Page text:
John W wrote:
I'm just learning the guts of how ports work, and wonder:

How do ports specify that "any one of X, Y, Z " would satisfy a dependency.

For instance, when I build graphics/jalbum, it says it requires jdk16.
I would rather use diablo-jdk16, since I find it faster and it is
easier to install.

But how would I alter graphics/jalbum to say, essentially, "either
jdk16 or diablo-jdk16 is required"

Generally, how to handle the case when a port requires X, but there
are multiple implementations of X that can perform the job, and any
will suffice?
I feel like this issue must come up from time to time, what is the
right way to deal with it?
I didn't see any mention of this in the porters handbook...

This is a quite tricky area.  First thing to realise is that a dependency
line like this in a port:

RUN_DEPENDS+=   ${LOCALBASE}/sbin/suphp:${PORTSDIR}/www/suphp

says that the port needs ${LOCALBASE}/sbin/suphp in order to run.  The
port will be satisfied if there is any executable file of that name in
place -- there's no check that the file belongs to any particular port
or even to any port at all.  If the test file is not found, then the
second part of the dependency line just indicates an example of a port
that when installed will provide the dependency.

Now, for most of the dependency lines shown explicitly in port makefiles,
there isn't any ambiguity here: there's only one port available that can
fulfil the dependency.  Job done.

Where there are multiple choices, you see two different scenarios:

 * Ports with 'devel' variants or multiple release versions, but that
   only have a few dependents.

   In this case, if you want a non-standard version, simply install
   it first, before trying to install the dependent port.  This will
   work just fine from the point of view of the software operating
   correctly, although it can confuse ports management tools, which
   have been known to continually try and substitute the listed
   dependency.

 * Foundation ports -- things like Apache, MySQL, OpenLDAP, autoconf,
   Java, perl, python. Here there are hundreds or thousands of possible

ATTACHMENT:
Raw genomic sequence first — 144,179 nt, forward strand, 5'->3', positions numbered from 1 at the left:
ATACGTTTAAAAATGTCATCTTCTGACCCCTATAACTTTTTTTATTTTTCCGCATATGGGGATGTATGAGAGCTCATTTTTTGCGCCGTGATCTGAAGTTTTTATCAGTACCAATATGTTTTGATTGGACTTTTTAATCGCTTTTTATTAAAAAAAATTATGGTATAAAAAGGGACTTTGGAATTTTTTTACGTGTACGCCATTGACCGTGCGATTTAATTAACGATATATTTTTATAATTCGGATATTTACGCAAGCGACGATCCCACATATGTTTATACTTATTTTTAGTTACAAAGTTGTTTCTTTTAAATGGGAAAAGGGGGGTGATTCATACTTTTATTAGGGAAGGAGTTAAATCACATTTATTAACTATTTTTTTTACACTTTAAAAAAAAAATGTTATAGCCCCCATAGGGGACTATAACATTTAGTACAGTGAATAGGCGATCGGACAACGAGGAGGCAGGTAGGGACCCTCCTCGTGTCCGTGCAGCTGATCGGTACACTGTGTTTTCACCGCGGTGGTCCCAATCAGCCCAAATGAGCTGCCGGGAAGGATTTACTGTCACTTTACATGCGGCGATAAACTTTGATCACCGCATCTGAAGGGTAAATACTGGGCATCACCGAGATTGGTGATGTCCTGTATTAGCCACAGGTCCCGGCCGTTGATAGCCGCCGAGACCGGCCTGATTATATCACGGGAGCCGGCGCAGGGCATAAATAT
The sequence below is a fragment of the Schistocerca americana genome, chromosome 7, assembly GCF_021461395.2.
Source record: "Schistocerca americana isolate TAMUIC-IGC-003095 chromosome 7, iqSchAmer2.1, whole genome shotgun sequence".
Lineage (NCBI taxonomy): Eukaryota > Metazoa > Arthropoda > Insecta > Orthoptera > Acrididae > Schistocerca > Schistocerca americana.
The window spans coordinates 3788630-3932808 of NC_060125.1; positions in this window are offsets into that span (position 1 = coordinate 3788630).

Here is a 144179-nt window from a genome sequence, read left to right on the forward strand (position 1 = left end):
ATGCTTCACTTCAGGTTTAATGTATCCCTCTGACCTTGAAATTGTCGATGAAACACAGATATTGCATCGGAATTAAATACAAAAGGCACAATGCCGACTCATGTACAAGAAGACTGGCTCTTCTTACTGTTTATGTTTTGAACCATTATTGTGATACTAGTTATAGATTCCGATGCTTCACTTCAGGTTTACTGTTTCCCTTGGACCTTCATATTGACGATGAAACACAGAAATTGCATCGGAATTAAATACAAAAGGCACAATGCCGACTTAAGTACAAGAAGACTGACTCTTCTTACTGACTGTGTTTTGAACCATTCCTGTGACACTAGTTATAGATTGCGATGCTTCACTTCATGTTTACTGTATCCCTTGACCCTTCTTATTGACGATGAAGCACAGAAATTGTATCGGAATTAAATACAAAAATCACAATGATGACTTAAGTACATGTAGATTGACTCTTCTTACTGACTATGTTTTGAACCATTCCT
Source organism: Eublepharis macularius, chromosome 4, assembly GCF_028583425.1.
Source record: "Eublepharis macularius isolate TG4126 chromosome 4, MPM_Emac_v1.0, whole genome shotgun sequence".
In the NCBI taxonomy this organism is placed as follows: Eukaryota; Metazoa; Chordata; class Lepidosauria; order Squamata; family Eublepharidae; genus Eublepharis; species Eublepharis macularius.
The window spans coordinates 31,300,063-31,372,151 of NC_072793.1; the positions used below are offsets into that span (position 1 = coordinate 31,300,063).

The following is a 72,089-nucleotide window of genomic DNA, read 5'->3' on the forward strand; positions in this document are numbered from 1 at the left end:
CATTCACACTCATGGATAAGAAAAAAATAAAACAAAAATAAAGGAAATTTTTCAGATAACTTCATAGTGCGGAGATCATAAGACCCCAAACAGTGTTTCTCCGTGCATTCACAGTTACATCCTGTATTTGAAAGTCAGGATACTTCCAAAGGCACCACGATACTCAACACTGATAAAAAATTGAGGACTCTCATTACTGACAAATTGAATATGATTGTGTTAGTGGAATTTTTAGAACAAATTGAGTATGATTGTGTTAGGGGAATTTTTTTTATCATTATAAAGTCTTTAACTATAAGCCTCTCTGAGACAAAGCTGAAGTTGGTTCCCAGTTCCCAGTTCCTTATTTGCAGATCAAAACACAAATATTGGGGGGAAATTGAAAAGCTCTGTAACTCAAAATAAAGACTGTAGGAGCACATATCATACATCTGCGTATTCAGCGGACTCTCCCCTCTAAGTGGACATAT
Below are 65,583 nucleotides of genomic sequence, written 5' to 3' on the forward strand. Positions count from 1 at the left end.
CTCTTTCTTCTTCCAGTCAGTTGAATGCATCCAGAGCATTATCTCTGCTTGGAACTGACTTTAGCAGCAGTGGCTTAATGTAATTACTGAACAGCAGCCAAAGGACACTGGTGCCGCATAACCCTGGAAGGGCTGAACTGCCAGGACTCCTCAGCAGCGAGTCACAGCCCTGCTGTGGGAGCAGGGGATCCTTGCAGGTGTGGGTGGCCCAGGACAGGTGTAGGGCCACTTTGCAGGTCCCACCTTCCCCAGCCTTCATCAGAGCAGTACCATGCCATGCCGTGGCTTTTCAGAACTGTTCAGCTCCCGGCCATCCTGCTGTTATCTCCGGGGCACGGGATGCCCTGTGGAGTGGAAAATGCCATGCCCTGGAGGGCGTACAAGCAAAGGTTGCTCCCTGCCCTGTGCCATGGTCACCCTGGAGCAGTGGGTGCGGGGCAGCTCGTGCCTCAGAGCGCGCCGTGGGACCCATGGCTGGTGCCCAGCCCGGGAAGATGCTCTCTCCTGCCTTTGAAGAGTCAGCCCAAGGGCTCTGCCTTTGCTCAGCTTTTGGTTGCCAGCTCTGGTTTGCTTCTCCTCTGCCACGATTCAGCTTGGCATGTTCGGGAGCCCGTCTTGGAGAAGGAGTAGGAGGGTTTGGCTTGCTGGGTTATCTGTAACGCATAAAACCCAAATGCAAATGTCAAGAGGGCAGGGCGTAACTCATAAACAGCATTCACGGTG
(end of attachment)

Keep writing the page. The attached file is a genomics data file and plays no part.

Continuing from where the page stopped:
dependents.  In these cases, typically there will be a special mechanism
   for specifying what version(s) can be used with each port, possibly a
   corresponding user settable flag for choosing what should be installed,
   and frequently a mechanism for feeding back into the ports system what
   version /was/ installed.

   Lets take perl as an example.  Currently there are two, pretty much freely
   interchangeable, versions of perl available in the ports:

       /usr/ports/lang/perl5.8  --- perl-5.8.9_3
       /usr/ports/lang/perl5.10 --- perl-5.10.1

By default, you'll get perl5.8 -- that is, if you install anything with a dependency on perl and perl was not previously installed and you haven't made a deliberate choice to install one or the other. However, you can
   opt to use perl5.10 simply by installing it -- or more likely, as perl is
   pretty fundamental to the system and tends to be installed just about
   everywhere by replacing perl5.8 with it.  eg:

       # portupgrade -o lang/perl5.10 -f perl-5.8.9_3
       # portupgrade -x perl-5.10.1 -fr perl-5.10.1

   After doing this, any perl-dependent ports you install will happily depend
   on perl5.10 and if you build your own INDEX, perl5.10 will appear everywhere
   in the dependency listings.  The reason is that perl adds text like the
   following to /etc/make.conf:

       # added by use.perl 2009-09-12 09:04:56
       PERL_VERSION=5.10.1

   In principle you could add this variable definition to /etc/make.conf before
   ever installing perl in order to get the version you want straight away.  
This
   works because ports that depend on perl generally contain the magic 
invocation
   like:

        USE_PERL= yes

   or

        PERL_CONFIGURE= yes

    which ultimately have the effect of causing /usr/ports/Mk/bsd.perl.mk to
    be included and parsed during a make(1) invocation.  The PERL_VERSION
    variable is examined in there and used to modify various *_DEPENDS lines
    amongst other things.

    In fact, the majority of the files under /usr/ports/Mk exist to provide this
sort of alternate dependency capability for the sort of commonly used software packages that the majority of everything else relies upon.

    Perl is slightly unusual in that at the moment either of the perl versions
    is compatible with any perl dependent ports in the tree.  There's not much
    perl-5.10 specific code readily available anywhere. More frequently ports
    will need a specific version or versions of a dependency, and the typical
    mechanisms for specifying that work like the following.  The port maintainer
    can indicate that a port depends on a popular software system and what
dependency versions are compatible with it by including a USE_FOO variable, possibly with additional variables to control various behaviours:

         USE_MYSQL=      yes
         IGNORE_WITH_MYSQL=      323 40 41

    The user can frequently use a 'WITH_FOO' variable in /etc/make.conf, or
    make a selection via an OPTIONS dialogue to choose their preference:

         WITH_MYSQL_VER= 50

    There are any number of variations on how all this sort of stuff works
    in detail,  depending on the needs of individual ports.  There's a lot of
documentation in the Porter's Handbook and the various makefiles in /usr/ports/Mk/ are extensively commented. Simply copying what another
    port does is a good starting point.
Cheers,

        Matthew

--
Dr Matthew J Seaman MA, D.Phil.                   7 Priory Courtyard
                                                Flat 3
PGP: http://www.infracaninophile.co.uk/pgpkey     Ramsgate
                                                Kent, CT11 9PW


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